Without question, contrasted to the vacuous and debased state of feature filmmaking, television programming seems a shining light. Some genuinely gifted performers, creators and series were nominated and honored Sunday night. Television programs at this point are prepared to comment, if only in a limited manner, on the ghastliness and absurdity of American politics, the endless wars and military-intelligence conspiracies, and the moral and economic disaster produced by “free enterprise” in a fashion beyond the grasp of Hollywood big-budget filmmakers.

However, the advances that have been made are endangered by the constricted outlook of the creators, writers and directors. “Opposition” and “protest” are still by and large identified in the film, television and music universe with racial and gender politics.

Hence, according to the New Yorker, “The let’s-pat-ourselves-on-the-back montage about diversity in television was unnecessary. Diversity was evident in the people up on the stage. [Donald] Glover became the first African-American to win for directing a comedy. Lena Waithe was the first black woman to win for comedy writing, for the exceptional ‘Thanksgiving’ episode of ‘Master of None,’ which she wrote with Aziz Ansari. ‘The things that make us different—those are our superpowers,’ she said, thanking her ‘L.G.B.T.Q.I.A. family.’”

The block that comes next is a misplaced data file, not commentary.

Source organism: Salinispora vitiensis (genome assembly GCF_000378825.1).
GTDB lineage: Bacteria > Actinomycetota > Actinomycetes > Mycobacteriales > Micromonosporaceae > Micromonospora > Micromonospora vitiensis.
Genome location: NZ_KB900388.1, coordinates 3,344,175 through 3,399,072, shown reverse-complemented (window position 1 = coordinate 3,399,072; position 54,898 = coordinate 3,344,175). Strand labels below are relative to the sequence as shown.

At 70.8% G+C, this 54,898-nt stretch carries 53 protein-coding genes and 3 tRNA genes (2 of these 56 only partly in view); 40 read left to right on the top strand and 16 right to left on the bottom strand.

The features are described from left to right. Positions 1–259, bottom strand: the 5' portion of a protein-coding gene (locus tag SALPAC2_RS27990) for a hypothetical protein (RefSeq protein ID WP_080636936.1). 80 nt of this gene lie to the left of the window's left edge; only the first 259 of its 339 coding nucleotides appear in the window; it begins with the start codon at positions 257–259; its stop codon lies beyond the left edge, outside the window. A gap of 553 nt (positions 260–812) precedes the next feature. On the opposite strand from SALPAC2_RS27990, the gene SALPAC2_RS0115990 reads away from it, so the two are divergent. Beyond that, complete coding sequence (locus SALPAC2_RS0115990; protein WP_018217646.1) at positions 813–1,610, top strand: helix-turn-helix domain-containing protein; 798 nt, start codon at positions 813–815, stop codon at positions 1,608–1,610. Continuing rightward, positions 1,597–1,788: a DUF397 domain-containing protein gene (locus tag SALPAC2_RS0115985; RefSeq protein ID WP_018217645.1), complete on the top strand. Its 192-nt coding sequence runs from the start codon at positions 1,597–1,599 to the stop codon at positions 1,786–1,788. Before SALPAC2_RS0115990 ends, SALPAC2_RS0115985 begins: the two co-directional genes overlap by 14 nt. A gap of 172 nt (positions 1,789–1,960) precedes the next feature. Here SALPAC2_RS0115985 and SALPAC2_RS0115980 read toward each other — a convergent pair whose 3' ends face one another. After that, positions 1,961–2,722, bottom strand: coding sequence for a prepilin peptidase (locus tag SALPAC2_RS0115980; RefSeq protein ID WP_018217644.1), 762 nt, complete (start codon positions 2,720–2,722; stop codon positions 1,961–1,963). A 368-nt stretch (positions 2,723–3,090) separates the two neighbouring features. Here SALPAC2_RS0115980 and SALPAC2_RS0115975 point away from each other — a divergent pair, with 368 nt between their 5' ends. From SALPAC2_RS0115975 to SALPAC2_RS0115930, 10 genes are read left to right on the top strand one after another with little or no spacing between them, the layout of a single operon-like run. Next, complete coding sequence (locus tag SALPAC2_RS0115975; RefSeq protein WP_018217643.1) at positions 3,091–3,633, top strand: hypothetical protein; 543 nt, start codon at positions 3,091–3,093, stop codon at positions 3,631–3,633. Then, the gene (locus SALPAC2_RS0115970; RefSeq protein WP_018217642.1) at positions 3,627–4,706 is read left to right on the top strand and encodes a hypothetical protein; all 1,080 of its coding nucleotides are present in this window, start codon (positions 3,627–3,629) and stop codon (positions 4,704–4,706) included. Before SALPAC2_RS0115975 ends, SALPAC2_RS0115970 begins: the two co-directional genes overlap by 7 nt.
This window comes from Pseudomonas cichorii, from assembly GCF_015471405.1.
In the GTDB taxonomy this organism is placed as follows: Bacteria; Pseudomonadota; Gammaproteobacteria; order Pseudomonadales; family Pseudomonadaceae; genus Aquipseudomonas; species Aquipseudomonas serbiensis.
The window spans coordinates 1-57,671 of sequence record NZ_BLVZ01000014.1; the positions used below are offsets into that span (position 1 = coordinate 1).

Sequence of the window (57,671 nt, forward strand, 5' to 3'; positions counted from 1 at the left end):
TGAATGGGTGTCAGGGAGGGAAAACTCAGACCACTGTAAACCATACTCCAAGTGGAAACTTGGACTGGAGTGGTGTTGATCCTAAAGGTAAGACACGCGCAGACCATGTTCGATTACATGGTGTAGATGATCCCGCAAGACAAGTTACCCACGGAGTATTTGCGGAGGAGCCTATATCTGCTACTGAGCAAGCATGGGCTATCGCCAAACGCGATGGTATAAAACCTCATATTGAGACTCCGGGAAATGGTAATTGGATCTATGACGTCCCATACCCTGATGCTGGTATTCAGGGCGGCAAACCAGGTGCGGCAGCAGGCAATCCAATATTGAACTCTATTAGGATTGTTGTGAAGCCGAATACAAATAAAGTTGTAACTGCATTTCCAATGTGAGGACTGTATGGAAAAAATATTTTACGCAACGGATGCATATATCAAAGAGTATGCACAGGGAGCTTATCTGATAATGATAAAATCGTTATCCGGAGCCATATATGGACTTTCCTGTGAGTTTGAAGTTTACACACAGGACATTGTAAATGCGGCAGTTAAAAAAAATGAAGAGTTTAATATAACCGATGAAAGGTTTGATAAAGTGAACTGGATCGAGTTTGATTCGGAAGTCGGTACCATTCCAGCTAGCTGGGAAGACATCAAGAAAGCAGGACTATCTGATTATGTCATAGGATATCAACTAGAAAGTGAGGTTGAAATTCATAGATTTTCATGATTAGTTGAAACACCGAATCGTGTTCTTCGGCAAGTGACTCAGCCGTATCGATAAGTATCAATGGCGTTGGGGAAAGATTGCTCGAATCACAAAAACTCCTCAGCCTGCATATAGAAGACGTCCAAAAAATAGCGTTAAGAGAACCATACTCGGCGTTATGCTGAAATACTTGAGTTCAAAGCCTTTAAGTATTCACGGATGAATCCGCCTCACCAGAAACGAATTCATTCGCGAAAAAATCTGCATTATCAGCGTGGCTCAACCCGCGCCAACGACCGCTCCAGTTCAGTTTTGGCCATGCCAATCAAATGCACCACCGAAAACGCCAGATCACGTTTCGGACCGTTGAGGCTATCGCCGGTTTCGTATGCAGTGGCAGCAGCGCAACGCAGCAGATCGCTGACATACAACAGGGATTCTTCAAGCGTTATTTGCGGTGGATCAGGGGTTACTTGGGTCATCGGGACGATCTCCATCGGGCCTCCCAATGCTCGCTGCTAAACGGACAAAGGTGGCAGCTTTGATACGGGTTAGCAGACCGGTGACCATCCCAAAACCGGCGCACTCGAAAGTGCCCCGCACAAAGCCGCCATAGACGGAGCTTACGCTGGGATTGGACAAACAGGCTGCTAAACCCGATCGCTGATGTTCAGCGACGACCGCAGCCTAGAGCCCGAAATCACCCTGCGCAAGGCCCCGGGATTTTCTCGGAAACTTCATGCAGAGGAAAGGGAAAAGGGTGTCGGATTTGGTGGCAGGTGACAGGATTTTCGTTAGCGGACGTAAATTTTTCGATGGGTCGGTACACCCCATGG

Commenting on the growing number of women who took home Emmy awards, Veep star Julia Louis-Dreyfus said, “Let’s hope that this is the beginning of something even better in our country and in the world because I think the world would be a better place if women were in charge.” Talented, veteran actress Laura Dern (Big Little Lies) observed, along the same lines, “Thank God we’re seeing more and more women [on-screen and behind the scenes]. When I started at 11, even the makeup artist was a man.”

No one would oppose television programming becoming more reflective of the population as a whole, but this new “breadth” does not as of yet include, for the most part, the vast layers of the American people, women and men, of every ethnicity, suffering from the destruction of decent jobs, benefits, health care and education.